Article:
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Investment Analysis GBF459

Short notes on Matrix Algebra Dr. Dimitris A. Tsouknidis

Key Concepts
Matrix Algebra Finding the inverse matrix Solving systems of equations

Matrix Algebra
A matrix is simply a rectangular array of numbers. Some examples:

The dimensions of a matrix is given by the number of rows and columns, so that the above matrices have dimensions 3x3, 2x2, 3x1, and 1x1.

Matrix Algebra
The elements of a matrix are addressed by row and column so that, for example:

A is an example of a square matrix, i.e. One with equally many rows as columns. Examples of symmetric and diagonal matrices are

The diagonal where A_2 has its non-zero entries is called the principal or the main diagonal.
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Matrix Addition and Subtraction


And we can define addition and subtraction between matrices:

For addition and subtraction to be defined, the matrices need to be of the same dimensions, i.e. have the same number of rows and columns. Note that these operations also can be described by

...and Multiplication too...

For multiplication to be defined, the first matrix must have the same number Of columns as the second matrix has row. The result will have as many rows as the first matrix, and as many columns as the second one. Again, note:

...and Multiplication too... (contd)


5 6 3 4 9 7 6 4 12 5 1 = 2 7 9 12 56 + 41 + 912 136 142 66 + 41 + 1212 = 170 184 36 + 21 + 712 94 104

57 + 45 + 99 67 + 45 + 129 37 + 25 + 79

...but Division needs some thought


The number 1 is replaced by the Identity Matrix and the inverse to A is defined by

For example:

Note that AB is usually not equal to BA, and both are defined only when both A and B are square matrices. And not every matrix has an inverse.
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Finally, some more definitions


A matrix with only one row or column is called a vector:

And the transpose of a matrix is defined by

How to find the inverse ?


Recall that A x A-1 = I, A matrix that has an inverse is called invertible Only square matrices have inverses and are called nonsingular There are many techniques to define the inverse of a matrix, we will discuss the Gauss-Jordan method: 2 4 Say you need to find the inverse of A = 4 2 The first step is to augment it with the identity matrix: 2 4 1 0 , we will refer to this augmented matrix as matrix A. 4 2 0 1 Next a series of row operations will be performed until the identity matrix appears on the left side of matrix A. Since the same row operations will be applied on both sides, the right side elements will comprise the inverse matrix A-1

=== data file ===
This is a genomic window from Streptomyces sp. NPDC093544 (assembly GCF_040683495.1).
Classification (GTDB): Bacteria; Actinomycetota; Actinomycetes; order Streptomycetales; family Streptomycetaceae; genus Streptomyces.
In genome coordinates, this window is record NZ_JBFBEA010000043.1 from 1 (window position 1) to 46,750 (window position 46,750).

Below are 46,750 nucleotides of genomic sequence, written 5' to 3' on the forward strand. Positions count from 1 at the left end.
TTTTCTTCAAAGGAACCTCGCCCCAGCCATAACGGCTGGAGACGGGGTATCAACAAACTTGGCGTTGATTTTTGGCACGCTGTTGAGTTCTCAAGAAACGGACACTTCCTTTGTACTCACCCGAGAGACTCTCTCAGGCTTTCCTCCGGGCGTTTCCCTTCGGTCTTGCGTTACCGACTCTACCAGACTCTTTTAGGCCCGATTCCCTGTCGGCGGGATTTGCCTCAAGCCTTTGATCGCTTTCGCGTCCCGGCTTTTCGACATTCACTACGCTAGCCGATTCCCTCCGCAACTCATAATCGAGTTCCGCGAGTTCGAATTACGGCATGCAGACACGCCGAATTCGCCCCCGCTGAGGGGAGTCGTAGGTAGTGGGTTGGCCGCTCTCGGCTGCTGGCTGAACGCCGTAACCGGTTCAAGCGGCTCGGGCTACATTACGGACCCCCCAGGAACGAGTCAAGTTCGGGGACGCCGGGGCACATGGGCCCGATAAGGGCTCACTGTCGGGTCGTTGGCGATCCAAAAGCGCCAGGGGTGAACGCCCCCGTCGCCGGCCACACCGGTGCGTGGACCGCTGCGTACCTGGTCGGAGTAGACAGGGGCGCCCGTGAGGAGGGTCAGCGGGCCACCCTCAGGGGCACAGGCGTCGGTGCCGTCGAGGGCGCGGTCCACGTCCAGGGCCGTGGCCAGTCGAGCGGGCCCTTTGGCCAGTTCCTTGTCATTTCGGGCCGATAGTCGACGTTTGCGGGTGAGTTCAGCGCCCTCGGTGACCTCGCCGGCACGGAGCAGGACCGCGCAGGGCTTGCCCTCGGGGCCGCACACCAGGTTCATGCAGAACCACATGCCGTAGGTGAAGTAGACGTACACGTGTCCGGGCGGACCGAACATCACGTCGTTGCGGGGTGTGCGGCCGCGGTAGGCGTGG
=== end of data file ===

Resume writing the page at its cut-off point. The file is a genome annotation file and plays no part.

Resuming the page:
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How to find the inverse ?


Step 1: Replace the upper left corner value 2 with 1: 1 2 0.5 0 , 1A x 0.5 = 1B , 1A refers to the new row 4 2 0 1
Step 2: Obtain a zero in the lower left corner by multiplying row 2 in A by and subtracting the result from the row 1A: 1 0 2 0.5 0 1 , 1.5 0.5 4 1A x 0.5 = 1B, 1B-(2A x )
1 4

Step 3: Obtain an 1 in the lower right corner of the left side matrix by multiplying row 2B by 2/3: 1 0 0 2 0.5 1 1 , 1 3 6 2B x ( ) = 2C
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2 3

How to find the inverse ?


Step 4: Obtain a zero in the upper left right corner of the left side matrix by multiplying row 2C by 2 and subtracting from 1B:
1 0 0 1
1 6 1 3 1 3

1 6

1B - (2C x 2) = 1C

The left side of the augmented matrix is the identity matrix and the right side is the A-1, the inverse of matrix A.

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How to find the inverse ?


Allowable row operations include the following:
Multiply a given row by any nonzero constant. Each element in the row must be multiplied by the same constant. Add a given row to any other row in the matrix. Each element in a row is added to the corresponding element in the same column of another row. Any combination of the above. For example, a row may be multiplied by a negative constant before it is added to another row.